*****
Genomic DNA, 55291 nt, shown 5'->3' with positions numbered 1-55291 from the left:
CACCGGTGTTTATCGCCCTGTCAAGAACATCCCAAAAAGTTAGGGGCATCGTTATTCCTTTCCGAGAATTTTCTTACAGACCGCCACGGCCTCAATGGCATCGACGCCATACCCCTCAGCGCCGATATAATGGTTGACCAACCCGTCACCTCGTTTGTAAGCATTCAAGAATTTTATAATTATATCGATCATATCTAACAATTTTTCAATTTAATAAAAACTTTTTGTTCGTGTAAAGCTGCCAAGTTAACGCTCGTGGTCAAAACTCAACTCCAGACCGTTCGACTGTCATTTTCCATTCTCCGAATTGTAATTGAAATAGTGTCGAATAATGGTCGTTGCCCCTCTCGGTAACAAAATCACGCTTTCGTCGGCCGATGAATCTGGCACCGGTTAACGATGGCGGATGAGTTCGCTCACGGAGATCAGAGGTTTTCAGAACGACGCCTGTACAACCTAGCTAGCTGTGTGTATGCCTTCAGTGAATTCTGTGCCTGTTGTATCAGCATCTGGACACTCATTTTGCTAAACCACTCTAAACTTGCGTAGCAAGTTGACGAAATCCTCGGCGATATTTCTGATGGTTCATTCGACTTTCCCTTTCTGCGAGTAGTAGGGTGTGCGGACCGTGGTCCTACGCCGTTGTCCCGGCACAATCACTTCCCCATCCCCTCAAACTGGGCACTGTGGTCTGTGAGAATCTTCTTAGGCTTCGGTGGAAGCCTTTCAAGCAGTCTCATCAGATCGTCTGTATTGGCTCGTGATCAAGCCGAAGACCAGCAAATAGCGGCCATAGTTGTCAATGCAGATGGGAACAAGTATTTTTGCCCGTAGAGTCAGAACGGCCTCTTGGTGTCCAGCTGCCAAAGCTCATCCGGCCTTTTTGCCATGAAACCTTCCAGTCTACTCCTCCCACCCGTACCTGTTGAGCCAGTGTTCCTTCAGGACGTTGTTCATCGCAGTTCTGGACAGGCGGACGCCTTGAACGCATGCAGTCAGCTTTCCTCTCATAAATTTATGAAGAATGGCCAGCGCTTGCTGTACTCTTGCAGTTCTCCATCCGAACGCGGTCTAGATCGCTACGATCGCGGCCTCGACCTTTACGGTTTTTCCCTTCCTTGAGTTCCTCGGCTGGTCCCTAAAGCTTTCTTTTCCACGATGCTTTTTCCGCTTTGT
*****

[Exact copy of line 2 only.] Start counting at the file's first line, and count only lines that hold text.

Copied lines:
CACCGGTGTTTATCGCCCTGTCAAGAACATCCCAAAAAGTTAGGGGCATCGTTATTCCTTTCCGAGAATTTTCTTACAGACCGCCACGGCCTCAATGGCATCGACGCCATACCCCTCAGCGCCGATATAATGGTTGACCAACCCGTCACCTCGTTTGTAAGCATTCAAGAATTTTATAATTATATCGATCATATCTAACAATTTTTCAATTTAATAAAAACTTTTTGTTCGTGTAAAGCTGCCAAGTTAACGCTCGTGGTCAAAACTCAACTCCAGACCGTTCGACTGTCATTTTCCATTCTCCGAATTGTAATTGAAATAGTGTCGAATAATGGTCGTTGCCCCTCTCGGTAACAAAATCACGCTTTCGTCGGCCGATGAATCTGGCACCGGTTAACGATGGCGGATGAGTTCGCTCACGGAGATCAGAGGTTTTCAGAACGACGCCTGTACAACCTAGCTAGCTGTGTGTATGCCTTCAGTGAATTCTGTGCCTGTTGTATCAGCATCTGGACACTCATTTTGCTAAACCACTCTAAACTTGCGTAGCAAGTTGACGAAATCCTCGGCGATATTTCTGATGGTTCATTCGACTTTCCCTTTCTGCGAGTAGTAGGGTGTGCGGACCGTGGTCCTACGCCGTTGTCCCGGCACAATCACTTCCCCATCCCCTCAAACTGGGCACTGTGGTCTGTGAGAATCTTCTTAGGCTTCGGTGGAAGCCTTTCAAGCAGTCTCATCAGATCGTCTGTATTGGCTCGTGATCAAGCCGAAGACCAGCAAATAGCGGCCATAGTTGTCAATGCAGATGGGAACAAGTATTTTTGCCCGTAGAGTCAGAACGGCCTCTTGGTGTCCAGCTGCCAAAGCTCATCCGGCCTTTTTGCCATGAAACCTTCCAGTCTACTCCTCCCACCCGTACCTGTTGAGCCAGTGTTCCTTCAGGACGTTGTTCATCGCAGTTCTGGACAGGCGGACGCCTTGAACGCATGCAGTCAGCTTTCCTCTCATAAATTTATGAAGAATGGCCAGCGCTTGCTGTACTCTTGCAGTTCTCCATCCGAACGCGGTCTAGATCGCTACGATCGCGGCCTCGACCTTTACGGTTTTTCCCTTCCTTGAGTTCCTCGGCTGGTCCCTAAAGCTTTCTTTTCCACGATGCTTTTTCCGCTTTGT